When dealing with POS terminals, this rule mostly applies to information that is captured and then stored. The location of storage needs to be secure and with access limited to those who have a need.
This includes all data backups, hard drives, and other storage devices. If customers are on-premise, there must also be clear signage or ways that prevent customers from accessing areas of storage or where data is handled.
For POS terminals, this means that every employee that handles transactions must log in securely with their unique credentials.
This provides an audit trail should there be any compromise or data breach. Furthermore, these logins must be kept for one year. The reason is that many intrusions or data breaches are not immediately detected. So having at least a year of logs is needed so that there is sufficient history to go over when analyzing the login details.
Besides just employee log details when at the POS terminal, all system access that involves customer data needs to be logged as well. Most networking environments will have system information and environment monitoring (SIEM) tools. Make sure these are set to store the logs for the appropriate length of time.
If you make any changes or upgrades to your POS hardware, you need to test your overall security and make sure that no vulnerabilities have been opened due to the changes.
When installing new devices, there may be default settings that facilitate installation but are not secure. So always check your entire POS environment and network after any change or upgrade.
Beyond your POS terminal, you also need to extend this regular testing to your entire network. This means setting up protocols for external vulnerability scanning for openings that may be exploited.
Every employee needs to understand the importance of data security and PCI DSS compliance. This means you will want to document your security protocols and procedures and make sure that employees not only have access to these documents but are trained on them specifically.
There should be a dedicated point of contact who is responsible for security so that personnel knows who to contact should there be any questions or issues about policies.
These policies should also include an annual risk assessment as well as incident management reports should a breach occur.
Merchants are required to have a PCI-approved vendor perform an ASV scan to detect any network vulnerabilities and make sure the merchant is complying with various DSS standards.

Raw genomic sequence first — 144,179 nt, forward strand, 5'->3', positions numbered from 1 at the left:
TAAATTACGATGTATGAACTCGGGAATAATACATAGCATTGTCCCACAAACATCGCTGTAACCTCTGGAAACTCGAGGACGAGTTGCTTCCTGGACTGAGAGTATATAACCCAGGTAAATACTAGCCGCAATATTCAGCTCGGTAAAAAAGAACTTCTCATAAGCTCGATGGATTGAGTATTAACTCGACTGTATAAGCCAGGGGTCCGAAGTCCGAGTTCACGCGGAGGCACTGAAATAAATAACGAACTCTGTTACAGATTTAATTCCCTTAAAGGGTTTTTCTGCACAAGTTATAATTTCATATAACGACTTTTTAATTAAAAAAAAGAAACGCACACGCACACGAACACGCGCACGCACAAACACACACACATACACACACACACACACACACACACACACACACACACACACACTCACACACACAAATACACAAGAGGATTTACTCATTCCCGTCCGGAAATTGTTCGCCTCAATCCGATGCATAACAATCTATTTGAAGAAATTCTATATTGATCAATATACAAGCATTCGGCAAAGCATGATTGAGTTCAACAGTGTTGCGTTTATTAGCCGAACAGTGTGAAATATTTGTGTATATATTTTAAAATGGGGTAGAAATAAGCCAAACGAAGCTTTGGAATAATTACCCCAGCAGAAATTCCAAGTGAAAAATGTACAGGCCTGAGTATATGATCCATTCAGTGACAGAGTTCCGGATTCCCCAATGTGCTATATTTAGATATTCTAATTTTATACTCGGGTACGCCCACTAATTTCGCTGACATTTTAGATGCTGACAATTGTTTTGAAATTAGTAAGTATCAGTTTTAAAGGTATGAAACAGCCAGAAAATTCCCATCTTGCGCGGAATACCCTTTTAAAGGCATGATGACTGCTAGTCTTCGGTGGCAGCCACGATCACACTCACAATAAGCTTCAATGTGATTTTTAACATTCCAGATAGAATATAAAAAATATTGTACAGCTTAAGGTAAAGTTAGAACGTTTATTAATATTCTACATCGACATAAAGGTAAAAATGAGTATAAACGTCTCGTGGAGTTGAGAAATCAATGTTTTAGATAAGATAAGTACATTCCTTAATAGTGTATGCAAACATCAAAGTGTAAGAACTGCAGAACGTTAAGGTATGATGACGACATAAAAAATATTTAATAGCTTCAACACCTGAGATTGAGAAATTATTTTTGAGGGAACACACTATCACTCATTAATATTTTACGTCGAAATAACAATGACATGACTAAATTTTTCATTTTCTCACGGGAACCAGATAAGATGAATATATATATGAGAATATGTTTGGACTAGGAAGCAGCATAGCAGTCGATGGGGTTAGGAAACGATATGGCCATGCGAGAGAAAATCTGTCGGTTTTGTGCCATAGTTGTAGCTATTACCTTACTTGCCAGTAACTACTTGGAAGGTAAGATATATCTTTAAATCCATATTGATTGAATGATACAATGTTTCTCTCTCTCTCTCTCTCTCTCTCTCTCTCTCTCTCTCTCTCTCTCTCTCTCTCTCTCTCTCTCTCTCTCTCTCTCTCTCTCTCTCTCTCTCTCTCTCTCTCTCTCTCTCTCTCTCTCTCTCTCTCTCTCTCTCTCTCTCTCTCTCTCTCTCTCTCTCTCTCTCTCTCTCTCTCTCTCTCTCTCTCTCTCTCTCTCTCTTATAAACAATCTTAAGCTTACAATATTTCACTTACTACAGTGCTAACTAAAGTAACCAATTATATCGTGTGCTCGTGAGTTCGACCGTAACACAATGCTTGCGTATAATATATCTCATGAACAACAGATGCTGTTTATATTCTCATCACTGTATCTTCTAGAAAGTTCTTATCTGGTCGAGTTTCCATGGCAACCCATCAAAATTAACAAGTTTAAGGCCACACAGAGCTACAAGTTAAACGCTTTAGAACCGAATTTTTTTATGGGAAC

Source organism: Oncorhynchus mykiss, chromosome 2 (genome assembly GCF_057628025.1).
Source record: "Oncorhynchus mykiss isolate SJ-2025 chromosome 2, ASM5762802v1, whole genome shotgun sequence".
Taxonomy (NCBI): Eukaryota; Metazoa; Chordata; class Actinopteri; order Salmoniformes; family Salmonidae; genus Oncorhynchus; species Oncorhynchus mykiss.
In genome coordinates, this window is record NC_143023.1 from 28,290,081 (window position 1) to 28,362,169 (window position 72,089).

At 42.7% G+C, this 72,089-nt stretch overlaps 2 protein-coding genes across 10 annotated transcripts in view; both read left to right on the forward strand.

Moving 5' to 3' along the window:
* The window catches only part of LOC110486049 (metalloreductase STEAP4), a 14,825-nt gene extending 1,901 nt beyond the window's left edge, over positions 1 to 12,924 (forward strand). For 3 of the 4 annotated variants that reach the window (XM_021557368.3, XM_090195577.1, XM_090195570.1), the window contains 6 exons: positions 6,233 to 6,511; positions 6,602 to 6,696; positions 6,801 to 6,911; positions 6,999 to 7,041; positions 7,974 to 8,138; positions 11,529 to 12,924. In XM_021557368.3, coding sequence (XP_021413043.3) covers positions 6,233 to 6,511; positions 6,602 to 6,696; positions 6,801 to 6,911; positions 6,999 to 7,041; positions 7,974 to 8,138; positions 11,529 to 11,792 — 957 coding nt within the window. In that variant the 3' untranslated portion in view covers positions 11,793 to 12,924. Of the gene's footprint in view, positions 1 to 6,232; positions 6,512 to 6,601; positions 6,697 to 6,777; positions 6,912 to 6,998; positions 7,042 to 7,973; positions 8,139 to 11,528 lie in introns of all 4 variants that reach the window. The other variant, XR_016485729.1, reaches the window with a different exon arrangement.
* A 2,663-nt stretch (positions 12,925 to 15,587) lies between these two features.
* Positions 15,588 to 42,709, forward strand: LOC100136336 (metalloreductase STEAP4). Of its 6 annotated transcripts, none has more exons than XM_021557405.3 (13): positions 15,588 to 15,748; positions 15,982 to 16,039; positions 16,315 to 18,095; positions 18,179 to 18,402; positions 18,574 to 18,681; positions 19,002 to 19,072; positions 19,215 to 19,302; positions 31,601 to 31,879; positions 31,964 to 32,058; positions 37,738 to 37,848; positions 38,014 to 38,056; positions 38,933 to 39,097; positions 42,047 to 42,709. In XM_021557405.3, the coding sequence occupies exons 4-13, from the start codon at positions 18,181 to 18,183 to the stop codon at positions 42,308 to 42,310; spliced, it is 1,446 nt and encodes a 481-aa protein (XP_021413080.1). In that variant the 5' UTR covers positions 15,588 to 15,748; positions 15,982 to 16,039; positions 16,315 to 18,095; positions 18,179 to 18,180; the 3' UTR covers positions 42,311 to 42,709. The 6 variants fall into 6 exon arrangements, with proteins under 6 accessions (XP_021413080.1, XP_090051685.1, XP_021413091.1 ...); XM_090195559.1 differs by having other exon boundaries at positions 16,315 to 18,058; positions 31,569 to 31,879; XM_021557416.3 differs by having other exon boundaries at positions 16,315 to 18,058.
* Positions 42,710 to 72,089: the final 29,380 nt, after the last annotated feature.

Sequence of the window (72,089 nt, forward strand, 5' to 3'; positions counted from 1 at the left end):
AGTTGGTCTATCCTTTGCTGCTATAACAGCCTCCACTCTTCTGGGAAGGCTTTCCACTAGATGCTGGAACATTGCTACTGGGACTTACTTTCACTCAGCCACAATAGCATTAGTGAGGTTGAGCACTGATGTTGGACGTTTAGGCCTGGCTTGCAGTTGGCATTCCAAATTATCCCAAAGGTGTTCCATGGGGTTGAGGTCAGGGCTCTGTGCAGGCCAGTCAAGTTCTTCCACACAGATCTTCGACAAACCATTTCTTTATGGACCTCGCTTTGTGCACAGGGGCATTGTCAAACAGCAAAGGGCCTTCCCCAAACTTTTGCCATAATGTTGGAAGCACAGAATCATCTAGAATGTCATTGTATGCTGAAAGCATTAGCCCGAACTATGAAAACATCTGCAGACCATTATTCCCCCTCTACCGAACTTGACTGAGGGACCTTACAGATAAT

This testing ensures no outside threats can gain access to network resources or card data.
If you need assistance with finding an approved scan solution for your network, contact or payment processor ECS Payments
POS hardware and terminals have become a target for cybercriminals. These criminals often use very sophisticated attacks which are constantly evolving. So merchants need to be vigilant to maintain security.
While the following rules may not be explicitly outlined by card issuers, they are considered best practices to ensure the security and integrity of your POS hardware.
Make sure to inspect your POS terminals daily for signs of tampering. Signs of tampering may include broken seals, missing screws, or altered cabling or cases. If any tampering is detected, do not use that terminal and alert whoever is in charge of security.
Tampering can take place in just a few seconds, so make sure to not leave any POS terminals unattended. When employees leave the terminal, make sure they log out so that it can not be accessed while they are away.
Your POS terminals may include software not supplied by your payment processor. Ensure this additional software is always up to date with the latest security patches that are available via the vendor. If they have an option for automatic updates, make sure to use this.
This includes any Windows or Mac computers and their operating systems. If any computers or operating systems in use are no longer being supported by the vendor, replace them.
All employees should understand the importance of data security as well as have access to your security documentation. Train your employees on what to be aware of and have a dedicated point of contact should they notice any possible issues that could lead to a security breach.
If you have any questions about your POS terminals and whether or not your system is following the PCI compliance requirements properly, contact ECS Payment Systems.
Our staff is trained in all PCI compliance requirements and we can answer your questions and help to ensure your customer data is secure and compliant with all card issuer guidelines.